Something's been bugging me about innovationXchange, the agile software "development innovation hub" at the centre of the Australian government's new paradigm for foreign aid, which was launched by Foreign Minister Julie Bishop last month.
It's all the words.
But mostly, it's the words "agile" and "innovation".
The government's idea is that foreign aid should be delivered in "more creative, entrepreneurial, and innovative" ways. That's reasonable enough. That's just the standard 21st-century way of saying "improving things". Everything is entrepreneurial these days.
But as innovationXchange chief Chris Vein, a former World Bank chief innovation officer, explains it, it sounds like it's really only a particular kind of innovation, one that's wrapped up in agile development processes.
"The idea here is to use this concept of innovation, which is to search out new ideas, new products, new services, new business models, and really see if those new approaches can be used more efficiently and effectively in solving this region's problems. And using a kind of new process -- which is built on, perhaps, the software industry, or the IT industry called agile development, where it's not this top-down approach," Vein told Radio Australia.
"You actually build smaller products or services, and you test them out more regularly, you use your customers to help you do that, and the end result of that process is that you get change much more cheaply, much faster, and usually with much more buy-in from the customers or the people that you serve."
Yep, that's agile, and it works pretty well for certain kinds of software development, and in some other fields, too.
But does it always produce change cheaper and faster in more distant fields? And is faster change necessarily the right thing in foreign aid? It strikes me that there are some untested assumptions here.
Agile development and rapidly iterated innovation are cultural things that arose from the wealthy IT world. A few related cultural things have turned up at innovationXchange, too, like big data and apps, and magic swarm decisions without central government.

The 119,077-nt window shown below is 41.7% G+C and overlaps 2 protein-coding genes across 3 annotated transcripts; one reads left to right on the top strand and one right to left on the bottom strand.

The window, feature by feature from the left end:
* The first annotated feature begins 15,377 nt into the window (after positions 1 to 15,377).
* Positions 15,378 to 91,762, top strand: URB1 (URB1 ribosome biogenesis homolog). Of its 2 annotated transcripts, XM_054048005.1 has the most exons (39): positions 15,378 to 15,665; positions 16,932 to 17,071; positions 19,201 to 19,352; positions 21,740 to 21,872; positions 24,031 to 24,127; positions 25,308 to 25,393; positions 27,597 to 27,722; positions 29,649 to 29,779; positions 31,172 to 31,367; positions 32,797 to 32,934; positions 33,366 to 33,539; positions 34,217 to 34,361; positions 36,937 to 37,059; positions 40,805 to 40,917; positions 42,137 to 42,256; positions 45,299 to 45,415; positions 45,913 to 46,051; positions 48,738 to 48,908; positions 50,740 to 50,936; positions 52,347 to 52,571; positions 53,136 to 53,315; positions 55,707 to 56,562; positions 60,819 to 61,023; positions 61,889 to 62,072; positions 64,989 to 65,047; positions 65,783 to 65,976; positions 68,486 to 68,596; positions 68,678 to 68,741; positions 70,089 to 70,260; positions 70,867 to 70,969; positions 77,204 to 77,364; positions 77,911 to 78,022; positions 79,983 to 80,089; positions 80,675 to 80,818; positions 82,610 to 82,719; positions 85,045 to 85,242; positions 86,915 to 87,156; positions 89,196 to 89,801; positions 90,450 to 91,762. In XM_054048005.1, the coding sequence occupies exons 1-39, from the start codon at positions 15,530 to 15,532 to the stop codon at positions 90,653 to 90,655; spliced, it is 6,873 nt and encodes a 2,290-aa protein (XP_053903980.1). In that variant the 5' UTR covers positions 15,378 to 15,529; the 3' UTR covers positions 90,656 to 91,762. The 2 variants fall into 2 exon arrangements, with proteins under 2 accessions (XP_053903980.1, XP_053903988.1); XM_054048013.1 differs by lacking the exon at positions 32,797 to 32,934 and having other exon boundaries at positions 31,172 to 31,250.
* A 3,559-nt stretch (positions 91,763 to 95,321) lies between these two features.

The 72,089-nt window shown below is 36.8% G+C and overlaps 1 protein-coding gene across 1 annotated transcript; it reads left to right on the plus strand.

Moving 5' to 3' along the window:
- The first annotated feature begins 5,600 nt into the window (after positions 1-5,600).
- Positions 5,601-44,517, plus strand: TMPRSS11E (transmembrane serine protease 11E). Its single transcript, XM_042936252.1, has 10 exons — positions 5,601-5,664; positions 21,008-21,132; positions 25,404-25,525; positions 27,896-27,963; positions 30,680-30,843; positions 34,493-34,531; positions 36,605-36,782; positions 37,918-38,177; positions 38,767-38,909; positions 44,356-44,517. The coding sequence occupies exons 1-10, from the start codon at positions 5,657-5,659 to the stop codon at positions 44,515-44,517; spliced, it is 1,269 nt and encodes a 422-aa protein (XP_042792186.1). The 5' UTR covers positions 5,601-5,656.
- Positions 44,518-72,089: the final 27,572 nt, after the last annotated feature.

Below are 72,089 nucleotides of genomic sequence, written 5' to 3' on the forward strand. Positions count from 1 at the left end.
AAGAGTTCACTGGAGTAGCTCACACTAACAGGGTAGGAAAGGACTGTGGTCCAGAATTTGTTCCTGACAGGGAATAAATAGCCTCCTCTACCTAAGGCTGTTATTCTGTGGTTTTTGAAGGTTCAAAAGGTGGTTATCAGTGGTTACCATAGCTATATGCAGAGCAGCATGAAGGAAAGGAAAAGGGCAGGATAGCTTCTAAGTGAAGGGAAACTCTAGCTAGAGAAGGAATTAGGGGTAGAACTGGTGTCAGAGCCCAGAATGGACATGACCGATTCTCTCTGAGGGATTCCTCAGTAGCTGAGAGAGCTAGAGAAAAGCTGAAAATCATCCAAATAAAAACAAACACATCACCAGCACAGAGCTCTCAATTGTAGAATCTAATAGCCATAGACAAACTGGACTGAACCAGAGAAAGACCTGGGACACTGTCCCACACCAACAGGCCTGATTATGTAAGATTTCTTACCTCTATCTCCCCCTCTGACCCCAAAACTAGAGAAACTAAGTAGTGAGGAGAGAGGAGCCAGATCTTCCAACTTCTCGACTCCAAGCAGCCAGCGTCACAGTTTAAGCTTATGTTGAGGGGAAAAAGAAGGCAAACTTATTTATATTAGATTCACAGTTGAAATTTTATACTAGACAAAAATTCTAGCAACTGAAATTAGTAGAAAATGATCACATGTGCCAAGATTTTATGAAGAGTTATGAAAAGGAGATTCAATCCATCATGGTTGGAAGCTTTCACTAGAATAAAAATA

Vein said that a typical innovationXchange project might be something like Sense-T, a Tasmanian organisation that's helping build an "an economy-wide sensor network and data resource". That is, it's about capturing and sharing data, and creating apps for decision support.
"In the northern part of Tasmania, there was an amazing amount of water run-off. It wasn't evenly distributed, so some farmers had it, some farmers didn't. But by giving these farmers this data, and giving them the tools to interpret the data, they were able to work out the problem themselves, and distribute the water without having to involve the government at all," Vein said.
That sort of thing works culturally in Tasmania, but the cultures that have spun off from the wealthy Western IT world tend to assume that information technology is the answer to every problem.
These cultures also tend to be white, male, middle-class, and relatively young -- and their world view doesn't necessarily match the cultures of places requiring foreign aid.
Which is why, a few years ago in Africa, I just managed to avoid the embarrassment of delivering a gift of laptops to a school in a village that didn't have electricity.
Which is why the agile-data-apps-sharing-faster-cheaper culture may not necessarily be a good fit for the Indo-Pacific communities that will be the target of innovationXchange-style foreign aid.
We should always remember that what works culturally for "us" in the IT world may not necessarily work elsewhere.